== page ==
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Preparing for Birth

Childbirth can be wonderful, but it can also be difficult and tiring. Planning some things ahead of time can make the experience easier.

Preparing for birth

Think About Where You Will Give Birth

  • Most babies are born in a hospital. Try to visit the rooms for labor and delivery.
  • Ask if there is a birthing center, which is usually more home-like and comfortable.
  • Ask if there’s someone to help you start breastfeeding, such as a lactation consultant or nurse.
  • If you want to have your baby at home, talk to a midwife or doctor. They can help you decide if it is the right choice for you.
  • Find out if your health insurance covers home births.
  • If you are in labor, you can go to any hospital emergency room, even if you do not have insurance.

Learn About Childbirth

Childbirth classes are a good way for moms and dads to get ready for the birth and meet other parents. You will learn about positions for labor and birth and ways to manage pain. Ask your hospital about childbirth classes. See KidsHealth for more information on pregnancy and childbirth.


C-Section (Cesarean Section)

Some women need to deliver by C-section. For example, your baby may be too big to be delivered through your vagina. If you are told that you will need a C-section, ask your doctor to tell you why. You may want to get a second opinion. Even if you have a C-section, ask to hold your baby as soon as possible.

Mother holding newborn

Ask to Hold Your Newborn

Holding your baby skin-to-skin right after birth helps you both feel safe and calm. It also helps your baby start breastfeeding. Ask to breastfeed your baby within an hour after birth. For help learning to breastfeed, ask a nurse or lactation consultant. If your baby is in intensive care, be with him as much as you can. Ask if you can breastfeed or pump your milk to feed him.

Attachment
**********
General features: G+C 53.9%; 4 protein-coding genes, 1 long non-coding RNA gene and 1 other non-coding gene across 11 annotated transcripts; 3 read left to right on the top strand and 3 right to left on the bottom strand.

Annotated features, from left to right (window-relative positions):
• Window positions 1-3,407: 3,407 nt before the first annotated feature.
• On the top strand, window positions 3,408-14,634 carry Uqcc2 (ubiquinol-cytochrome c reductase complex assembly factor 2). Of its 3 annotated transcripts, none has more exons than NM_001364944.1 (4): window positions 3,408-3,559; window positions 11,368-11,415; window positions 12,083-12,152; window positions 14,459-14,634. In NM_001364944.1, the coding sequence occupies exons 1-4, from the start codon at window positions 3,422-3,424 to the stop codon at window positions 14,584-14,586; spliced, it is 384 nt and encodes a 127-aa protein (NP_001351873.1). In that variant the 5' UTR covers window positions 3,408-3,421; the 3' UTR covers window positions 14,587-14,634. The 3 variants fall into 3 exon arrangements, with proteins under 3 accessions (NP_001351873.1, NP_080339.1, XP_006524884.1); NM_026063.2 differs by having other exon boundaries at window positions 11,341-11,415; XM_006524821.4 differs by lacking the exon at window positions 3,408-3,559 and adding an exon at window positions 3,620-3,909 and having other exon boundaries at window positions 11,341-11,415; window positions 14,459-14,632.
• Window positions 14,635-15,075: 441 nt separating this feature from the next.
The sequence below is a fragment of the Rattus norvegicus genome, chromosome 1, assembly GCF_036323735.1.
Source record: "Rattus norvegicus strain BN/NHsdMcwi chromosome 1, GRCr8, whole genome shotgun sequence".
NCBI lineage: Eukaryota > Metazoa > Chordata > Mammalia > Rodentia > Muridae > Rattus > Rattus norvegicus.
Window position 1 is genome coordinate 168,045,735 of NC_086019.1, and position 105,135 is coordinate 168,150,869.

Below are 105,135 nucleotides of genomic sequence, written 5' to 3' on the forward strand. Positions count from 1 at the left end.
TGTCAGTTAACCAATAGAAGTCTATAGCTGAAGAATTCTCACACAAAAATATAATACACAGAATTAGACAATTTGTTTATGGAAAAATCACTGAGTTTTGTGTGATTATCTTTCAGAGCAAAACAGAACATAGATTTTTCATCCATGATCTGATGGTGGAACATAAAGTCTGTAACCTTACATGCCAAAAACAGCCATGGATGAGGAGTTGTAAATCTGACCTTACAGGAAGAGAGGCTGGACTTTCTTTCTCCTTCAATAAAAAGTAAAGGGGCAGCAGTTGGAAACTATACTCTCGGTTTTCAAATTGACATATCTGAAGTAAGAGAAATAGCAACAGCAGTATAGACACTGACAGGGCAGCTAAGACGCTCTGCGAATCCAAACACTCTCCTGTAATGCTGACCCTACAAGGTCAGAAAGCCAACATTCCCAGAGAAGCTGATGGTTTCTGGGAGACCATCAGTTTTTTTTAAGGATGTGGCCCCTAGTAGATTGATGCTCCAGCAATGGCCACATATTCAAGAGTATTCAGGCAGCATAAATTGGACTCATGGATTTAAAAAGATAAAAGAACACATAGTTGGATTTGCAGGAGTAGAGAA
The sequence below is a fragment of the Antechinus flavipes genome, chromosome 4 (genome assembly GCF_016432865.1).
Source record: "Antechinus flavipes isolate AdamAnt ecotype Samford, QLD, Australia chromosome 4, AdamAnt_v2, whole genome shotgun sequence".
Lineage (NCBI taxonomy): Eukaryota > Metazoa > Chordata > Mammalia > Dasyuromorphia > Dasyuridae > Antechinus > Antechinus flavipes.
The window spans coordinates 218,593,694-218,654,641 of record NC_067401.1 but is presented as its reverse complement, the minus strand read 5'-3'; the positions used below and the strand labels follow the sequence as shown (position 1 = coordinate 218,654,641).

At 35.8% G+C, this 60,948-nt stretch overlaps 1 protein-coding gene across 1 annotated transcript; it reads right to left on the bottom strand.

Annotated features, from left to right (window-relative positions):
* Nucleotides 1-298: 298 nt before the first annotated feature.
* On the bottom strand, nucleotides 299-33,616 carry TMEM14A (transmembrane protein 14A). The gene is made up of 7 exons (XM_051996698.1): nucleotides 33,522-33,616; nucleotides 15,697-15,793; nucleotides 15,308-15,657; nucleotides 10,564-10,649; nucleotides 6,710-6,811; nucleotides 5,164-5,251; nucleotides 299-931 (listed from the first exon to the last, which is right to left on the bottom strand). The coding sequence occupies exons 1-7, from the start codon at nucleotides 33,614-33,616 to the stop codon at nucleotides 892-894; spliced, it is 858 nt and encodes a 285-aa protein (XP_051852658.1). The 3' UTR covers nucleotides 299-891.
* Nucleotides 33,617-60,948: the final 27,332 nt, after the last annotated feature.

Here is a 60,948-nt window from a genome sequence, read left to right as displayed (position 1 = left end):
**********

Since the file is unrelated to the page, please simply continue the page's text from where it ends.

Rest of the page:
What to do on baby's first day

Newborn Health Care

  •  Newborns should get their first hepatitis B shot in the hospital. See Healthy Children for more about vaccinations.
  • Ask if your baby will need extra vitamin D while you are breastfeeding.
  •  All babies in Arizona are tested at birth for hearing problems and certain medical conditions. If your baby has a problem, your doctor will help you find treatment. For more information, contact Newborn Screening.

Going Home with Your Baby

  •  Arizona law says you must have a car seat to take your baby home from the hospital. For more about car seats, see the Infant Safety page.
  •  It is common to feel tired and blue for a week or two after your baby is born. If these feelings are severe or last longer, talk to your doctor. To learn more, see the Emotional Health page.

THINGS YOU CAN DO

  • Ask your employer about Family Medical Leave. You may be able to get up to 12 weeks of unpaid time off work without losing your health benefits or your job. Ask your employer or contact the U.S. Department of Labor.
  • Plan to have someone stay with you during labor and delivery, like a partner, relative or friend. A midwife or a doula can also help. DONA International offers information about doulas.
  • Start to look for a doctor for your baby (a pediatrician) before the birth. Babies need regular check-ups starting in their first month, and it can take a while to find a doctor.

The First Things First Parent Kit was developed in partnership with Health Research for Action/UC Berkeley. © 2016 The Regents of the University of California. Additional video, graphic and other content © 2017 First Things First. All rights reserved.

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